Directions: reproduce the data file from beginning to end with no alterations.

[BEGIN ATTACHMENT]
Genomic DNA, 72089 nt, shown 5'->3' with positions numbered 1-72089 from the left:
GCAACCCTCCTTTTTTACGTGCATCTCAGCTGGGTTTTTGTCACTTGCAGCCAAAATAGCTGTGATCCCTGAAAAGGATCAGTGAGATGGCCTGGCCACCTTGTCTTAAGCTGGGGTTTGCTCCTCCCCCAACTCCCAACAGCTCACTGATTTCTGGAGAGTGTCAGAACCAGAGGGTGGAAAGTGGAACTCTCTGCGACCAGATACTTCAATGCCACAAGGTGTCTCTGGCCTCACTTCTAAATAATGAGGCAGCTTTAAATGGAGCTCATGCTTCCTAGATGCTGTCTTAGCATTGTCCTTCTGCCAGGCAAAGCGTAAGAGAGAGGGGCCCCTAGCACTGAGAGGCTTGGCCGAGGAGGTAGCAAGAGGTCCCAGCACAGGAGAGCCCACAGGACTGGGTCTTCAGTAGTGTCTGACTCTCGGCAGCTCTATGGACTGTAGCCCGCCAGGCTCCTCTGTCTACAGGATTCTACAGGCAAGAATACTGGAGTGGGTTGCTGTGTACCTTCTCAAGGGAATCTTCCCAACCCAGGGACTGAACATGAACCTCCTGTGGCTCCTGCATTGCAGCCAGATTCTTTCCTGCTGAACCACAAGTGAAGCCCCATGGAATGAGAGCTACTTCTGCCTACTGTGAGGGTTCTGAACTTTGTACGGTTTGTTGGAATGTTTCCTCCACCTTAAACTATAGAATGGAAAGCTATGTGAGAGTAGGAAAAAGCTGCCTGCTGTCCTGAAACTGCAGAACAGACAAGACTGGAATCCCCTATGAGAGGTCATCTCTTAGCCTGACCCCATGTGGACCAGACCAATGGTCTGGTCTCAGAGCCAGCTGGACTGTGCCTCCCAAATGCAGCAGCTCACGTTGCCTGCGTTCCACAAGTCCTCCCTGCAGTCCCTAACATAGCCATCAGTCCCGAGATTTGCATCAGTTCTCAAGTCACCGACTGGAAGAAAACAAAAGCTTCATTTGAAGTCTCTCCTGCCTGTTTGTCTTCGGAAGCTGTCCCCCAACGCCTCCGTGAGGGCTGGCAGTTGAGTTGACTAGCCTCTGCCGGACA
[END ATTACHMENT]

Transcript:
Genomic DNA, 72089 nt, shown 5'->3' with positions numbered 1-72089 from the left:
GCAACCCTCCTTTTTTACGTGCATCTCAGCTGGGTTTTTGTCACTTGCAGCCAAAATAGCTGTGATCCCTGAAAAGGATCAGTGAGATGGCCTGGCCACCTTGTCTTAAGCTGGGGTTTGCTCCTCCCCCAACTCCCAACAGCTCACTGATTTCTGGAGAGTGTCAGAACCAGAGGGTGGAAAGTGGAACTCTCTGCGACCAGATACTTCAATGCCACAAGGTGTCTCTGGCCTCACTTCTAAATAATGAGGCAGCTTTAAATGGAGCTCATGCTTCCTAGATGCTGTCTTAGCATTGTCCTTCTGCCAGGCAAAGCGTAAGAGAGAGGGGCCCCTAGCACTGAGAGGCTTGGCCGAGGAGGTAGCAAGAGGTCCCAGCACAGGAGAGCCCACAGGACTGGGTCTTCAGTAGTGTCTGACTCTCGGCAGCTCTATGGACTGTAGCCCGCCAGGCTCCTCTGTCTACAGGATTCTACAGGCAAGAATACTGGAGTGGGTTGCTGTGTACCTTCTCAAGGGAATCTTCCCAACCCAGGGACTGAACATGAACCTCCTGTGGCTCCTGCATTGCAGCCAGATTCTTTCCTGCTGAACCACAAGTGAAGCCCCATGGAATGAGAGCTACTTCTGCCTACTGTGAGGGTTCTGAACTTTGTACGGTTTGTTGGAATGTTTCCTCCACCTTAAACTATAGAATGGAAAGCTATGTGAGAGTAGGAAAAAGCTGCCTGCTGTCCTGAAACTGCAGAACAGACAAGACTGGAATCCCCTATGAGAGGTCATCTCTTAGCCTGACCCCATGTGGACCAGACCAATGGTCTGGTCTCAGAGCCAGCTGGACTGTGCCTCCCAAATGCAGCAGCTCACGTTGCCTGCGTTCCACAAGTCCTCCCTGCAGTCCCTAACATAGCCATCAGTCCCGAGATTTGCATCAGTTCTCAAGTCACCGACTGGAAGAAAACAAAAGCTTCATTTGAAGTCTCTCCTGCCTGTTTGTCTTCGGAAGCTGTCCCCCAACGCCTCCGTGAGGGCTGGCAGTTGAGTTGACTAGCCTCTGCCGGACA